(Laura Collins-Hughes’s article appeared in The New York Times, 10/22; via Pam Green.)
Eugene O’Neill’s soapy saga “Strange Interlude” was nearly six hours long when it opened on Broadway in 1928, and the audience got only one intermission, long enough for an unhurried dinner. Transport Group’s uncut revival, at the Irondale Center in Brooklyn, has a similar running time, but the pace is less punishing: two intermissions and a 30-minute dinner break. After every act or two, the audience gets up and moves to a different set.
Having those moments to pause and peregrinate keeps us nimble for the duration — and I can only imagine how salutary they are for the cast. While there were nine actors in that original production, at Irondale there is just one: the extraordinary David Greenspan, whose performance is such a feat of daring that merely getting through it would have been an accomplishment.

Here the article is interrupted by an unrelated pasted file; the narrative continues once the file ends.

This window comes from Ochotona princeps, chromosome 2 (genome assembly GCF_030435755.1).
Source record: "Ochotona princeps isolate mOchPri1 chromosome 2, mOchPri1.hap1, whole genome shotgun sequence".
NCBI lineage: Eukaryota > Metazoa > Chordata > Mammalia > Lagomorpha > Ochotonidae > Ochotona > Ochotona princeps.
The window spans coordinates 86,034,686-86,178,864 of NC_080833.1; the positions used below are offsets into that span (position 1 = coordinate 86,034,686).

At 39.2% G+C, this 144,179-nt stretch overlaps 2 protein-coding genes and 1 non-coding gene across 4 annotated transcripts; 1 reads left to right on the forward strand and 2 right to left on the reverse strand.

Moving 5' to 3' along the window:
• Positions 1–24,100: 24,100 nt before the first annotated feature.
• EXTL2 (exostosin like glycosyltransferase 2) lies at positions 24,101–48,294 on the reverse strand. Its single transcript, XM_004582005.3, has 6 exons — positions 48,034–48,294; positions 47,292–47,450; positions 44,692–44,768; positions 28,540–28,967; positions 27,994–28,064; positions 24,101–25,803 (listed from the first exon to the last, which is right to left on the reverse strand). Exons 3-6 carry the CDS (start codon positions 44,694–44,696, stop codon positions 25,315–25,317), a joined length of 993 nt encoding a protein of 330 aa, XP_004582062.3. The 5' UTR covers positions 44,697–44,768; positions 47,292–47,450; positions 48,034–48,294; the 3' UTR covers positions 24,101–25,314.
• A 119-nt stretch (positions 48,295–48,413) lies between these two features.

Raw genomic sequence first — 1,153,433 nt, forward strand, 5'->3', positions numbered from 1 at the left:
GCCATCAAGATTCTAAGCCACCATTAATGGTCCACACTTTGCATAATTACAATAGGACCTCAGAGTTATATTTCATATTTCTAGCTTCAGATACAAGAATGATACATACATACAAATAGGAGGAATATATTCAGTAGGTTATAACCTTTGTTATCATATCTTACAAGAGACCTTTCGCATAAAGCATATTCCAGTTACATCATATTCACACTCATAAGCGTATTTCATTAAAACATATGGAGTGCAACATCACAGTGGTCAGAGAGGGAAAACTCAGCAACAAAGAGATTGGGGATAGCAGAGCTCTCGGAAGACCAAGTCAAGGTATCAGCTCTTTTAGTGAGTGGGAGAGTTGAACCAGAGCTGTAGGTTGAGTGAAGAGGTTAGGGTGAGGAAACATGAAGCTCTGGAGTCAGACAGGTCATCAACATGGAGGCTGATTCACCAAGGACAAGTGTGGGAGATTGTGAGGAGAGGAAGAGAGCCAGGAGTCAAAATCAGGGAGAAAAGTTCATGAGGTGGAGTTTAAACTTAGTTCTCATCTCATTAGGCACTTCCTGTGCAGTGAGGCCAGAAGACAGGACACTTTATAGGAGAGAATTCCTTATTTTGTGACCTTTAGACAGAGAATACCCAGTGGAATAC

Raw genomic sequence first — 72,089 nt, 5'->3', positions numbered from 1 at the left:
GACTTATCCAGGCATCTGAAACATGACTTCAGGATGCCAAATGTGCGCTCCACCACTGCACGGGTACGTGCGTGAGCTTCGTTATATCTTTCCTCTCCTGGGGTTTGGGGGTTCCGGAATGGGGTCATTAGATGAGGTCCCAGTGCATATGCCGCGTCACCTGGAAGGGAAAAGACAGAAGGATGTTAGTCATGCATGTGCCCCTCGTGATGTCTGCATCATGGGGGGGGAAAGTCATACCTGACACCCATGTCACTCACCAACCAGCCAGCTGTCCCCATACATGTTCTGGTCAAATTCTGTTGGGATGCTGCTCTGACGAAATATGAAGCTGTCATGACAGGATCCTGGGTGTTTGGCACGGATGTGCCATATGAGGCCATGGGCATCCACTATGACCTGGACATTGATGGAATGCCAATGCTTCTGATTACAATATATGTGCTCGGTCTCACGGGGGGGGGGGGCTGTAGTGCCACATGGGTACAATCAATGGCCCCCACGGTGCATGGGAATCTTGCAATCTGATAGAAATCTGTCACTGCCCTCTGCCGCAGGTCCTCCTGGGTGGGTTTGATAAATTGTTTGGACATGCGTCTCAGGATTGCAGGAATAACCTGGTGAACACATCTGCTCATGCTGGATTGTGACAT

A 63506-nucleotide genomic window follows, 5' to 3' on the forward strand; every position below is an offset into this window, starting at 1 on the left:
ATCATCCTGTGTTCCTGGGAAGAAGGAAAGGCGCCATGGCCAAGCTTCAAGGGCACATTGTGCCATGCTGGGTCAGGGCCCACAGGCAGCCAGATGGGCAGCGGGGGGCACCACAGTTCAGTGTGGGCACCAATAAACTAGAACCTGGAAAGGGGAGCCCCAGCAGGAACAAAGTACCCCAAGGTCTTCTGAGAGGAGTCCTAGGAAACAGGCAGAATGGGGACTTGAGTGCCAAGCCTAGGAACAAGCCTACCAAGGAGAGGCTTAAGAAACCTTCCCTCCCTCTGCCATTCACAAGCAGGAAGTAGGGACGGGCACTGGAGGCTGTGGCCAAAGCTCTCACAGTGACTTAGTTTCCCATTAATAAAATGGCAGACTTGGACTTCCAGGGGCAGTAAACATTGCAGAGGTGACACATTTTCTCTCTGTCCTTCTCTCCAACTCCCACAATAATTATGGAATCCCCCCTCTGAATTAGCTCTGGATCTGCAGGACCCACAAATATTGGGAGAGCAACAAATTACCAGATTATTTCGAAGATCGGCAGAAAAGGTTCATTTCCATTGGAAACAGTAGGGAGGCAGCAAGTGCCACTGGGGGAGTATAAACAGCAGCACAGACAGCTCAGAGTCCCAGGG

Yet he is masterful. Watching him is like witnessing a recitation, a prayer, a madness, a modern ballet.
Directed by Jack Cummings III, this production is storytelling at its purest. At once faithful and irreverent, it’s an illuminating interpretation that is alert to the script’s inadvertent comedy and delighted to mine it.
O’Neill won his third Pulitzer Prize with “Strange Interlude,” the kind of play that makes you want to go back in time and talk some sense into the people handing out the award. Florid, emotionally overwrought and saddled with a ridiculous plot, it’s proof that not every work by a great artist is great art.